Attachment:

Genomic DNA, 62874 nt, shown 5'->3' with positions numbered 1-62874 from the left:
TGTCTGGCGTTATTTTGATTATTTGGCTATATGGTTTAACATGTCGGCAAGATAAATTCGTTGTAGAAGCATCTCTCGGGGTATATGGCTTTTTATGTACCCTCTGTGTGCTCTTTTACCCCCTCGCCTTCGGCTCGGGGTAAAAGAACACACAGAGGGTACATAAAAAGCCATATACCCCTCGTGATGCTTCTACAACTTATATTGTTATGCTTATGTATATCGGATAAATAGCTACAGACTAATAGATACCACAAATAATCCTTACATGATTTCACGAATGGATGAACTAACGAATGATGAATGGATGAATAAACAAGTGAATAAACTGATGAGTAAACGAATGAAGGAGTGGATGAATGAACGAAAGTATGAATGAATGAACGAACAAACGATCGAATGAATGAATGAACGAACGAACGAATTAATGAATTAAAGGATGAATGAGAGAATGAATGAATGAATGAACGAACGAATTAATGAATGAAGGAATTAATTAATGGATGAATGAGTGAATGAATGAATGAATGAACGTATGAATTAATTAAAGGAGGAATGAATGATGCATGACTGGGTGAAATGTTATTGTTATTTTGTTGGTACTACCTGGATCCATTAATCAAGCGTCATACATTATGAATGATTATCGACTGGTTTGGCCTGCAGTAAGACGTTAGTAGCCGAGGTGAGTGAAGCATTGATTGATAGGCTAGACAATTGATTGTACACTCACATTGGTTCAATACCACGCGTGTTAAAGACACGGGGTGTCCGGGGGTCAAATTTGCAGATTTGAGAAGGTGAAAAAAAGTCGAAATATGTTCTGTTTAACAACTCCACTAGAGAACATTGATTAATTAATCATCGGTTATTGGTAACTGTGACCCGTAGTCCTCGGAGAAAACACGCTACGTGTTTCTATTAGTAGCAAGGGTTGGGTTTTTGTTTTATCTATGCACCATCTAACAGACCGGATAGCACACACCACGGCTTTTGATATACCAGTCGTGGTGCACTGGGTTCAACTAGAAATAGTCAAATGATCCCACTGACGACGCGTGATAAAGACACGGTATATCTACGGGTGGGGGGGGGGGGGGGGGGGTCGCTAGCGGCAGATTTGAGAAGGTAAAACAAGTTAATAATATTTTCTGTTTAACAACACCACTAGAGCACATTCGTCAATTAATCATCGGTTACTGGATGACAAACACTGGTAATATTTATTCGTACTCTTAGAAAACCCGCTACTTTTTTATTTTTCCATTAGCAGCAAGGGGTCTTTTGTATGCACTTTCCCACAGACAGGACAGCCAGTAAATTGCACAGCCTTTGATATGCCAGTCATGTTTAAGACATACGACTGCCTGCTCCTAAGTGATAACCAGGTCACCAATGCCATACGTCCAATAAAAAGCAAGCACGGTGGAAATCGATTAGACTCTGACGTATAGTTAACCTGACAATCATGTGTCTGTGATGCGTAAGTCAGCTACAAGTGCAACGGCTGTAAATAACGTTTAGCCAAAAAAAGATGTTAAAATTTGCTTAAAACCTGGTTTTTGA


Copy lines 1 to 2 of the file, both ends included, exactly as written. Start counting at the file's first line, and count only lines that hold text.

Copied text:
Genomic DNA, 62874 nt, shown 5'->3' with positions numbered 1-62874 from the left:
TGTCTGGCGTTATTTTGATTATTTGGCTATATGGTTTAACATGTCGGCAAGATAAATTCGTTGTAGAAGCATCTCTCGGGGTATATGGCTTTTTATGTACCCTCTGTGTGCTCTTTTACCCCCTCGCCTTCGGCTCGGGGTAAAAGAACACACAGAGGGTACATAAAAAGCCATATACCCCTCGTGATGCTTCTACAACTTATATTGTTATGCTTATGTATATCGGATAAATAGCTACAGACTAATAGATACCACAAATAATCCTTACATGATTTCACGAATGGATGAACTAACGAATGATGAATGGATGAATAAACAAGTGAATAAACTGATGAGTAAACGAATGAAGGAGTGGATGAATGAACGAAAGTATGAATGAATGAACGAACAAACGATCGAATGAATGAATGAACGAACGAACGAATTAATGAATTAAAGGATGAATGAGAGAATGAATGAATGAATGAACGAACGAATTAATGAATGAAGGAATTAATTAATGGATGAATGAGTGAATGAATGAATGAATGAACGTATGAATTAATTAAAGGAGGAATGAATGATGCATGACTGGGTGAAATGTTATTGTTATTTTGTTGGTACTACCTGGATCCATTAATCAAGCGTCATACATTATGAATGATTATCGACTGGTTTGGCCTGCAGTAAGACGTTAGTAGCCGAGGTGAGTGAAGCATTGATTGATAGGCTAGACAATTGATTGTACACTCACATTGGTTCAATACCACGCGTGTTAAAGACACGGGGTGTCCGGGGGTCAAATTTGCAGATTTGAGAAGGTGAAAAAAAGTCGAAATATGTTCTGTTTAACAACTCCACTAGAGAACATTGATTAATTAATCATCGGTTATTGGTAACTGTGACCCGTAGTCCTCGGAGAAAACACGCTACGTGTTTCTATTAGTAGCAAGGGTTGGGTTTTTGTTTTATCTATGCACCATCTAACAGACCGGATAGCACACACCACGGCTTTTGATATACCAGTCGTGGTGCACTGGGTTCAACTAGAAATAGTCAAATGATCCCACTGACGACGCGTGATAAAGACACGGTATATCTACGGGTGGGGGGGGGGGGGGGGGGGTCGCTAGCGGCAGATTTGAGAAGGTAAAACAAGTTAATAATATTTTCTGTTTAACAACACCACTAGAGCACATTCGTCAATTAATCATCGGTTACTGGATGACAAACACTGGTAATATTTATTCGTACTCTTAGAAAACCCGCTACTTTTTTATTTTTCCATTAGCAGCAAGGGGTCTTTTGTATGCACTTTCCCACAGACAGGACAGCCAGTAAATTGCACAGCCTTTGATATGCCAGTCATGTTTAAGACATACGACTGCCTGCTCCTAAGTGATAACCAGGTCACCAATGCCATACGTCCAATAAAAAGCAAGCACGGTGGAAATCGATTAGACTCTGACGTATAGTTAACCTGACAATCATGTGTCTGTGATGCGTAAGTCAGCTACAAGTGCAACGGCTGTAAATAACGTTTAGCCAAAAAAAGATGTTAAAATTTGCTTAAAACCTGGTTTTTGA